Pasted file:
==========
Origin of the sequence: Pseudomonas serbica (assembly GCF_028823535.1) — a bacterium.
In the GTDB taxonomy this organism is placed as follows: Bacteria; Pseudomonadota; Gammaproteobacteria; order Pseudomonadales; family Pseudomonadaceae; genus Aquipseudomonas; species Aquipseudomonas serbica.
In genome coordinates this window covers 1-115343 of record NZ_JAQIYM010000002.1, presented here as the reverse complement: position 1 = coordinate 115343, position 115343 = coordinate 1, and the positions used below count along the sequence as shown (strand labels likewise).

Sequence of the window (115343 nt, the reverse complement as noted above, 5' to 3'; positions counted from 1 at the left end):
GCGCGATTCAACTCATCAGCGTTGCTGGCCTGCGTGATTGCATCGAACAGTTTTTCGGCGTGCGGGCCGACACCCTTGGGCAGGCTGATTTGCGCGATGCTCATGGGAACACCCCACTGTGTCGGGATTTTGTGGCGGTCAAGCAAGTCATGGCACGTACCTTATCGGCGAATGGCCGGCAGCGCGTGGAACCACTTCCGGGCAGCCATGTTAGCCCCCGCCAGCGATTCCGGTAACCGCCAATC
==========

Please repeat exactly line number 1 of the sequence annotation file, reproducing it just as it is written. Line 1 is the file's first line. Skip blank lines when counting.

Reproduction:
Origin of the sequence: Pseudomonas serbica (assembly GCF_028823535.1) — a bacterium.